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An Introduction to Shell One Liners

The knowledge and use of the command line is a powerful tool that can aid in the creation, modification and automation of routine tasks that a security auditor or any computer user may come up against.  The flexibility, simplicity, and leetness of the shell oneliner can replace thousand-line perl code which otherwise would be thrown away after the task is complete.  We have decided to provide share some of our favorite oneliners that we have found useful, either culled from other sources or created by ourselves.  All of these examples should run comfortably from a Linux bash shell or Cygwin-Windows equivalent, with the required applications listed in the oneliner.

The topic of this week is IP address manipulation:

# Sort by IP Addresses
sort -n -t. -k1,1 -k2,2 -k3,3 -k4,4

# Sort by IP Addresses and Port like IP:PORT
sed 's#:#.#' | sort -n -t. -k1,1 -k2,2 -k3,3 -k4,4 -k5,5 | sed 's#(([0-9]{1,3}.){4})#1:#;s#.:#:#'

# IP2HOST: IP -> IP (HOST) using 'bind-host' package built into Ubuntu
for i in $(cat ips.txt); do echo "$i ("`host $i | grep -v NXDOMAIN | cut -d' ' -f5`")"; done | sort -n -t. -k1,1 -k2,2 -k3,3 -k4,4 | sed 's#()##' | tee ip_hosts.txt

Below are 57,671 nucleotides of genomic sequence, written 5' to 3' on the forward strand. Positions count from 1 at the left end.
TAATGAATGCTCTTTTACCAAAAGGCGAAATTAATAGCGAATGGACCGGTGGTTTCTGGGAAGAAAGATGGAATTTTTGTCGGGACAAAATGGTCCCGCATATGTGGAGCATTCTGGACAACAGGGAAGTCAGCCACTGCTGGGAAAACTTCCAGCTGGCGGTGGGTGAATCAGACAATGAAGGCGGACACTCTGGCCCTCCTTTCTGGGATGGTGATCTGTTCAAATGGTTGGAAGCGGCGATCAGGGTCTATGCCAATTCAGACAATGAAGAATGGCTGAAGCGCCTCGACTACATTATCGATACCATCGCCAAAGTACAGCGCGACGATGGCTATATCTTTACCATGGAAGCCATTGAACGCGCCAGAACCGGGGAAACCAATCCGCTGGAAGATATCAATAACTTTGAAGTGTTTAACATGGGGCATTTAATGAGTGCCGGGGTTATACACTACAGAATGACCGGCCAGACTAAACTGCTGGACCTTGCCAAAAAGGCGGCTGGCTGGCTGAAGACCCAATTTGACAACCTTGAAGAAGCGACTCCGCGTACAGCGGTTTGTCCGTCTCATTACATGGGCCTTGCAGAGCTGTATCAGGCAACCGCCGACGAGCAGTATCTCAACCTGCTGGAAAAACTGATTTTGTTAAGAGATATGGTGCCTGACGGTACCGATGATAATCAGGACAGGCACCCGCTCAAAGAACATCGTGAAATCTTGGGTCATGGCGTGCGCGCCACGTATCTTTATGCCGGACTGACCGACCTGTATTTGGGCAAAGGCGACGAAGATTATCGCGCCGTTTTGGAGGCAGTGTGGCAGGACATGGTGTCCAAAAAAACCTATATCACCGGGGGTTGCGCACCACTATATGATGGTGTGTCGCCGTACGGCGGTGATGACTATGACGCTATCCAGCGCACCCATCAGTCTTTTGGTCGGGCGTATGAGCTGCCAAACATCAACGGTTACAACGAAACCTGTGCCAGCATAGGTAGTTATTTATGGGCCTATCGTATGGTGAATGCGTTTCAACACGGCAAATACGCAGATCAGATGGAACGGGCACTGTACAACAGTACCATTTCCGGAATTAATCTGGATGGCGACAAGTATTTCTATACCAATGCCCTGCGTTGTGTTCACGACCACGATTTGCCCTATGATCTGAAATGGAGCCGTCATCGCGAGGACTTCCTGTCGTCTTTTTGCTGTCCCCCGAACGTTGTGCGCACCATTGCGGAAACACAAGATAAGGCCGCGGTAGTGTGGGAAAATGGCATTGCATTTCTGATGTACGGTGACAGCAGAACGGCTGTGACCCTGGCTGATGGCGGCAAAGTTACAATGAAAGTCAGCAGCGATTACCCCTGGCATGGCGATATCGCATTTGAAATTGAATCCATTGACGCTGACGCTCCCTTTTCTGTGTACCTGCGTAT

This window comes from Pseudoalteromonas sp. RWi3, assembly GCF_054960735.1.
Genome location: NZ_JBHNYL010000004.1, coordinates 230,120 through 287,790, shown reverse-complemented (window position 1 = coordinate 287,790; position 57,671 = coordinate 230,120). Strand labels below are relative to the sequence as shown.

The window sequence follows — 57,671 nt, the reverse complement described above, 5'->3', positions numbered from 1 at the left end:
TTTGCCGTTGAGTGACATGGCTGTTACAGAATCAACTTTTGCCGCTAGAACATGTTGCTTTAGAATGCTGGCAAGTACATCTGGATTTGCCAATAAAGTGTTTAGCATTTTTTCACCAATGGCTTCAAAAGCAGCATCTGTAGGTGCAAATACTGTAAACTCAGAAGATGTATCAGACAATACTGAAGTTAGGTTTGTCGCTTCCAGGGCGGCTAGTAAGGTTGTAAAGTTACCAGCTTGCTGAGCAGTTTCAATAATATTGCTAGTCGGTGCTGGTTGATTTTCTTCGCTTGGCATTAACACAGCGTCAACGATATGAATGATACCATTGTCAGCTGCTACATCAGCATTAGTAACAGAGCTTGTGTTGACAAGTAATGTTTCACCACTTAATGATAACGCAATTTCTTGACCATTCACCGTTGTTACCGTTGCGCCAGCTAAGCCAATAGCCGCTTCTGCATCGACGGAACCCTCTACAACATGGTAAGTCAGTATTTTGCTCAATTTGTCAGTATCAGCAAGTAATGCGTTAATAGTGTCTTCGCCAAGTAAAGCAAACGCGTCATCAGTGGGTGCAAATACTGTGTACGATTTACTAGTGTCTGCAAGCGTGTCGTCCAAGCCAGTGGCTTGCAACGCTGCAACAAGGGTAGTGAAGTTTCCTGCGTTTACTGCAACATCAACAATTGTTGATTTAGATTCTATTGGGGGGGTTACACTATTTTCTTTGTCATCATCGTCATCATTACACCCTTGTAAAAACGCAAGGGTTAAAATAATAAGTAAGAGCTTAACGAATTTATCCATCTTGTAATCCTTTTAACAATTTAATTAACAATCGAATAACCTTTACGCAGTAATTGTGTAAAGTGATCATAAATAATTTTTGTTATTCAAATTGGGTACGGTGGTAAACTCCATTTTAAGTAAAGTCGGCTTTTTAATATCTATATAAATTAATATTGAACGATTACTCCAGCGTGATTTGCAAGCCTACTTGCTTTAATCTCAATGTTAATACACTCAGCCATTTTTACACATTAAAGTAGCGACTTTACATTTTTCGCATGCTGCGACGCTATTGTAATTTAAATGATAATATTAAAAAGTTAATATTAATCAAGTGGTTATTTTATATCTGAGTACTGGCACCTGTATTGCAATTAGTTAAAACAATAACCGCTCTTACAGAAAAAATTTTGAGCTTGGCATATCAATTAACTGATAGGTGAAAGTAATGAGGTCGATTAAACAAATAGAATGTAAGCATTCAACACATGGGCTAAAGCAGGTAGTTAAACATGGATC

# HOST2IP: HOST -> IP (HOST) using 'host' package available in Ubuntu
for i in $(cat hosts.txt); do host `echo "$i" | tr -d [[:blank:]]` | grep -v -e 'alias' -e 'handled' -e 'timed' | sed 's/Host (.*) .*/1 0.0.0.0/' | sed "s/;;.*/$i - - 0.0.0.0/" | awk -F' ' '{printf "%s (%s)n",$4,$1}'; done | sort -n -t. -k1,1 -k2,2 -k3,3 -k4,4 | tee ip_hosts.txt

#Print IP addresses in a file
egrep -o '[[:digit:]]{1,3}.[[:digit:]]{1,3}.[[:digit:]]{1,3}.[[:digit:]]{1,3}'

# Print IP addresses in a file: Perl edition
perl -nle 'print $& if /(d{1,3}.){3}d{1,3}/'

# Print IP address in all files in the current directory tree with some pretty color matching
find . -type f -exec egrep -a -H -n --color=auto '[[:digit:]]{1,3}.[[:digit:]]{1,3}.[[:digit:]]{1,3}.[[:digit:]]{1,3}' {} ;

Thanks to readers for suggesting the color syntax support implemented using wp-syntax. I furthermore learned that the Visual Editor of WP was oppressing my HTML code, stripping tags in the WP-Syntax <pre> tag that should be present, so I’ll be keeping my edits in HTML mode from now on.

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